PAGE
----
Your insurance company is supposed to look out for you when it comes to an auto accident, but this isn’t always the case. As a business, insurers are trying to meet their bottom line. This can lead to delays and denials of coverage if the company’s interests do not align with the clients they insure. Since some people are unaware of this disconnect, insurance companies can take advantage of their customers in ways you might never suspect.

Is Signing an Insurance Settlement Release a Big Mistake?

While driving the company vehicle in October of 2010, a California worker was struck and injured by another vehicle as he drove through an intersection. That employee would soon become tangled in a legal web designed to reduce the liability of insurance companies.

The other driver’s insurance stepped in to cover the damages and medical costs, but the policy’s limits were too low. The employee immediately turned to his employer, who had underinsured motorist coverage. However, after filing the claim with the employer’s insurance, the employee encountered delay after delay. Eventually, the man was forced into arbitration with his employer’s insurance company due to nonpayment. The two parties arrived at a $699,999 settlement, and the employee signed a release. This would prove to be a big mistake down the line.

As the employee investigated his interactions with the insurance company, it became clear that the company had intentionally delayed the processing of his claim. He soon filed a lawsuit saying that his employer’s insurance company had acted in bad faith, but his case didn’t go very far.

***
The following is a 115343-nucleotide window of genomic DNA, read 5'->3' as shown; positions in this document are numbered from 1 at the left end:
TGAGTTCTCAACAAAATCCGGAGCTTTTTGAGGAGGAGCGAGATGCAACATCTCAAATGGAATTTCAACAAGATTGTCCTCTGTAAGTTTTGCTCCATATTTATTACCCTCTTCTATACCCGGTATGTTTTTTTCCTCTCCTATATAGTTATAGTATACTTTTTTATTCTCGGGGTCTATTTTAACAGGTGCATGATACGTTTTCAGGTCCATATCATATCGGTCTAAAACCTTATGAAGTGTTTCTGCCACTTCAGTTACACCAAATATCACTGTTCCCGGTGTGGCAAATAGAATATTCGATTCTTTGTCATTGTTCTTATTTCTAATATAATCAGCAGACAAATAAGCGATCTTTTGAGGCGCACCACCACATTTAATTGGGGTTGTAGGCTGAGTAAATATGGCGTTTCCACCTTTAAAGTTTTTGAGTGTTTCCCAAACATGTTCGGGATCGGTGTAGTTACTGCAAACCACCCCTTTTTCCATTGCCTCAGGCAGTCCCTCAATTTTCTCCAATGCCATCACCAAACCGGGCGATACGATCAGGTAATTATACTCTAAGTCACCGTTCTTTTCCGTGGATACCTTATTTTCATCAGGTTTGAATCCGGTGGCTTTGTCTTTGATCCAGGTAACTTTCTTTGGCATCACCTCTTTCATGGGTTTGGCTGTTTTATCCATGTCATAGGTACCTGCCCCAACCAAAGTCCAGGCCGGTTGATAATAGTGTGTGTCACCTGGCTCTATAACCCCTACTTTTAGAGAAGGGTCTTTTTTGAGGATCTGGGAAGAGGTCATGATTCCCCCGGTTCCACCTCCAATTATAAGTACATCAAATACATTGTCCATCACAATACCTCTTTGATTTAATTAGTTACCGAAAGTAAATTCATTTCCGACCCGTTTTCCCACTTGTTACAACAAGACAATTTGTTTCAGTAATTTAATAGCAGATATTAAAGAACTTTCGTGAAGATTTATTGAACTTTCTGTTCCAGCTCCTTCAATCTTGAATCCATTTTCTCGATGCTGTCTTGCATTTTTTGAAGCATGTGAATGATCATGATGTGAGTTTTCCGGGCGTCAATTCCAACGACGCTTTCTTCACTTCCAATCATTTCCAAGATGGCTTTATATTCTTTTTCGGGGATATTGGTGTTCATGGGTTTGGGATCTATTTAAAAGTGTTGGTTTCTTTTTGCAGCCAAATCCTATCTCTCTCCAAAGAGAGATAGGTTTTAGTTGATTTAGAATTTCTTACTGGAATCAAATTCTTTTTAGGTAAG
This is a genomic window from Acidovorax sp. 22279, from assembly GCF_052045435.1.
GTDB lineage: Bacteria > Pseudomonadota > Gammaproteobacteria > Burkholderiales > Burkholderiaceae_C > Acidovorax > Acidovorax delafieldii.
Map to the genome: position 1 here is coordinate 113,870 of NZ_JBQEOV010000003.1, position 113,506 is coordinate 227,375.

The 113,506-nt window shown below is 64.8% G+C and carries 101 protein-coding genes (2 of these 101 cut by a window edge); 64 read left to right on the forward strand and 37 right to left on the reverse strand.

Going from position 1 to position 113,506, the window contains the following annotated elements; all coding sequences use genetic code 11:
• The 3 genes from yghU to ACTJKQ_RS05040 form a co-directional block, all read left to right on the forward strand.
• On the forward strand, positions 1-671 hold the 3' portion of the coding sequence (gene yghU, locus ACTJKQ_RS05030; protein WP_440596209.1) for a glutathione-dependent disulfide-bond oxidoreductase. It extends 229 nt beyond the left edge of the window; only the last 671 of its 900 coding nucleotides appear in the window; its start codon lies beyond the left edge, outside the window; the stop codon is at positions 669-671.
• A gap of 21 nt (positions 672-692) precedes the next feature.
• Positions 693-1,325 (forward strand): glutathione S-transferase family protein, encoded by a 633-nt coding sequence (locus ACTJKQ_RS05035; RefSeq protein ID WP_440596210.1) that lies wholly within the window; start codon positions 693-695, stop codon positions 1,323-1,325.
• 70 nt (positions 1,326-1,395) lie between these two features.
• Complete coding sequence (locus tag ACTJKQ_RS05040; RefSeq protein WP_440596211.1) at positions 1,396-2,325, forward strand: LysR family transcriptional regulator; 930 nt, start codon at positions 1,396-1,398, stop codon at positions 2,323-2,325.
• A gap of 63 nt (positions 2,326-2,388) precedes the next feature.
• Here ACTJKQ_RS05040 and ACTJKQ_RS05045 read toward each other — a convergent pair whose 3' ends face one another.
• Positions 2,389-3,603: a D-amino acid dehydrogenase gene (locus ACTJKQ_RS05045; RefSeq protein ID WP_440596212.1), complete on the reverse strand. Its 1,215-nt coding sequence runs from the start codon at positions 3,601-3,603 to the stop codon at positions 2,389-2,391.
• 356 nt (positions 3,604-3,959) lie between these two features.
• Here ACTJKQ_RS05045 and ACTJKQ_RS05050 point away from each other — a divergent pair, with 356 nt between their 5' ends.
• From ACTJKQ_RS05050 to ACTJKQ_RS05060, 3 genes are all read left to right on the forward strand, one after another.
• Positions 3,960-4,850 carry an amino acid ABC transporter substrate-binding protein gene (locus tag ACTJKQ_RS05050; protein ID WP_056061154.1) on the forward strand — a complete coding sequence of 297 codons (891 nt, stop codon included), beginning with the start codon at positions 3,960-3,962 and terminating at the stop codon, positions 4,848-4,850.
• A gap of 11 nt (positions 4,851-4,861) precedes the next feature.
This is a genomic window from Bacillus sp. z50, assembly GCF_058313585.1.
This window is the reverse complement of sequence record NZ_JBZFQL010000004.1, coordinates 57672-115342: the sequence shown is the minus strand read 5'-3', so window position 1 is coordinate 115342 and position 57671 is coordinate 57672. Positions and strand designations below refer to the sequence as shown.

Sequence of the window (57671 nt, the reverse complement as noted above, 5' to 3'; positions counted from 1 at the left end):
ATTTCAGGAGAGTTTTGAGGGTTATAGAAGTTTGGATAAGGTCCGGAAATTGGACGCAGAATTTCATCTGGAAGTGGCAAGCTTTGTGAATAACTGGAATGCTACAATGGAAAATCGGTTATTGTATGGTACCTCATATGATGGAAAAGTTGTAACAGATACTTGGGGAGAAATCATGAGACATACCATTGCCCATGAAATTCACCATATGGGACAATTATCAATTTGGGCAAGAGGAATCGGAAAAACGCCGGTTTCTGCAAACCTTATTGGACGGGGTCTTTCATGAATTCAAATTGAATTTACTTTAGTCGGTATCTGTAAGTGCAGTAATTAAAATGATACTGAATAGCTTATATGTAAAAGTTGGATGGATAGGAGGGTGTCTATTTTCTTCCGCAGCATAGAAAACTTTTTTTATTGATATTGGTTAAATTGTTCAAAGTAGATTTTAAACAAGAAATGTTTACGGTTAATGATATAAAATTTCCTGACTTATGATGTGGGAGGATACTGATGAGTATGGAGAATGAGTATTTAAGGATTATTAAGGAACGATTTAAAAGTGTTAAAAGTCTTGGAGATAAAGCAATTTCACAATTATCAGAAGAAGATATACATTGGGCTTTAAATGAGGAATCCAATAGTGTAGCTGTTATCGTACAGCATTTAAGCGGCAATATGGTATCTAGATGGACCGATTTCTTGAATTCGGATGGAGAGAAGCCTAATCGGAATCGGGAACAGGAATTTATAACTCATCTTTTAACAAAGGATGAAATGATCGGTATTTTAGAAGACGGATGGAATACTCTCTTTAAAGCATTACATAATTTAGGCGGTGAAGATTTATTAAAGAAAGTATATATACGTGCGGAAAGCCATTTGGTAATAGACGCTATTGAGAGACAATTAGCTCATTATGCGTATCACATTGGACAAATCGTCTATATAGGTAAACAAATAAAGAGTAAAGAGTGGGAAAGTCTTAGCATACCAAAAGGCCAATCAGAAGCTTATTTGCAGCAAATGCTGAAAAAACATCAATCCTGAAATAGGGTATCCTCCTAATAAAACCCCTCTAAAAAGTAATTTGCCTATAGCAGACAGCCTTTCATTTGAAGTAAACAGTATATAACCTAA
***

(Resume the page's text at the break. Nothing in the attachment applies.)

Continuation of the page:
The insurer presented the court with the insurance settlement release the employee had signed months earlier. That release included language that said the employee released the insurer from any and all future claims related to the accident. The court dismissed the bad faith claim.

Do I Really Have to Sign That Insurance Settlement Release?

This story represents just one of the many strategies insurance companies use to force claimants to accept low settlements. Though signing a release to settle a claim is common, providing the insurance company with a full release that absolves it from future claims related to an accident is not required. Few consumers realize full releases are not required to claim an insurance settlement, and some attorneys don’t realize this either.

An Attorney That Knows Insurance Industry Tricks

At Heinrich Law, PC, we understand this trick and many other strategies employed by insurance companies. Marjorie Heinrich won awards serving as defense counsel to insurance companies. Now she uses that experience to help plaintiffs who are trying to recover from catastrophic injuries. Choose a lawyer who knows the tricks insurance companies use to deny payment. Call (510) 570-1608 for a free consultation today.